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Communications of the Association for Information Systems

Abstract

This paper motivates, describes, demonstrates in use, and evaluates the Open Models Laboratory (OMiLAB)—an open digital ecosystem designed to help one conceptualize and operationalize conceptual modeling methods. The OMiLAB ecosystem, which a generalized understanding of “model value” motivates, targets research and education stakeholders who fulfill various roles in a modeling method's lifecycle. While we have many reports on novel modeling methods and tools for various domains, we lack knowledge on conceptualizing such methods via a full-fledged dedicated open ecosystem and a methodology that facilitates entry points for novices and an open innovation space for experienced stakeholders. This gap continues due to the lack of an open process and platform for 1) conducting research in the field of modeling method design, 2) developing agile modeling tools and model-driven digital products, and 3) experimenting with and disseminating such methods and related prototypes. OMiLAB incorporates principles, practices, procedures, tools, and services required to address the issues above since it focuses on being the operational deployment for a conceptualization and operationalization process built on several pillars: 1) a granularly defined “modeling method” concept whose building blocks one can customize for the domain of choice, 2) an “agile modeling method engineering” framework that helps one quickly prototype modeling tools, 3) a model-aware “digital product design lab”, and 4) dissemination channels for reaching a global community. In this paper, we demonstrate and evaluate the OMiLAB in research with two selected application cases for domain- and case-specific requirements. Besides these exemplary cases, OMiLAB has proven to effectively satisfy requirements that almost 50 modeling methods raise and, thus, to support researchers in designing novel modeling methods, developing tools, and disseminating outcomes. We also measured OMiLAB’s educational impact.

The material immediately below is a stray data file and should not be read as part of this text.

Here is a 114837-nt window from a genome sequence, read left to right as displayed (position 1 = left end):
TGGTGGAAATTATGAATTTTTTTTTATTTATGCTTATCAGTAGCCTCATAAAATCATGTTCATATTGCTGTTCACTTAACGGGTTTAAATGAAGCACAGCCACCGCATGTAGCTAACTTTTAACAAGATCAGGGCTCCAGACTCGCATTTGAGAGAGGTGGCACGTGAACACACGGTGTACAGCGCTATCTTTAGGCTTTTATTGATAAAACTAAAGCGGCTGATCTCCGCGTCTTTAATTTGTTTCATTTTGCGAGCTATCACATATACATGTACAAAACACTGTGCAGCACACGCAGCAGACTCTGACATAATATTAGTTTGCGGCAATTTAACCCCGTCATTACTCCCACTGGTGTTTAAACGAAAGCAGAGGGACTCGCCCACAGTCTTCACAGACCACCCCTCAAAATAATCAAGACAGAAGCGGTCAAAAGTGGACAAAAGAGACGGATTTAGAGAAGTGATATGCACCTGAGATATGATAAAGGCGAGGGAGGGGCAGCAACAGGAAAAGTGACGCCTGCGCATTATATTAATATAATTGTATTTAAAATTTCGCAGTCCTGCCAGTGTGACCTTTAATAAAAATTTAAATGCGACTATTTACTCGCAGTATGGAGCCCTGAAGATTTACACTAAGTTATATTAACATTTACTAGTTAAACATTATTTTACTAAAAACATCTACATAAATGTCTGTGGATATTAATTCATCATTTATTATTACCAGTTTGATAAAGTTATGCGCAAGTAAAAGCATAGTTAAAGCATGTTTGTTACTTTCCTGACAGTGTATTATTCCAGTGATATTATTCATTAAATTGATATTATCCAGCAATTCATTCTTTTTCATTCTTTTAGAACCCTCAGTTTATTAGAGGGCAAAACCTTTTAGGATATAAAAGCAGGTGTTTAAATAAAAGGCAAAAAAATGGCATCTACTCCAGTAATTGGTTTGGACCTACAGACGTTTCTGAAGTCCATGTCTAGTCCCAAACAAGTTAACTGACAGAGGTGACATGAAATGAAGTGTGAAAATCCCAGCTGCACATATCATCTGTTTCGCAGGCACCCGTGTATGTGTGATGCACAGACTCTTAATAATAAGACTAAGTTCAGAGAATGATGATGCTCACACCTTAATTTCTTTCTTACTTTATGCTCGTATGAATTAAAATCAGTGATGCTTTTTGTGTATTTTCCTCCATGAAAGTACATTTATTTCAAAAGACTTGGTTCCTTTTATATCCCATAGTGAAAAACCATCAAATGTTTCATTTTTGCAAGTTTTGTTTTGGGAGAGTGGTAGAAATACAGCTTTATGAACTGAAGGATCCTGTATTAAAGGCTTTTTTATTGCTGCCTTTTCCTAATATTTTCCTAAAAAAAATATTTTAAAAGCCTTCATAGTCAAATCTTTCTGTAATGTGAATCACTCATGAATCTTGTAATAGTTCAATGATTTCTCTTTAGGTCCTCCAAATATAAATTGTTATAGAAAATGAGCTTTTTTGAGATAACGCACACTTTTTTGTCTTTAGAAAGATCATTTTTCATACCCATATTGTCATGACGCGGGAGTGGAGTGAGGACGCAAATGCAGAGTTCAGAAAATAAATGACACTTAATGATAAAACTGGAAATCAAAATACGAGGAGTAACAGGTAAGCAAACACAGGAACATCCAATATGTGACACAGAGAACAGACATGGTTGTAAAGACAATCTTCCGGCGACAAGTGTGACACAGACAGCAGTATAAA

DOI

10.17705/1CAIS.04432

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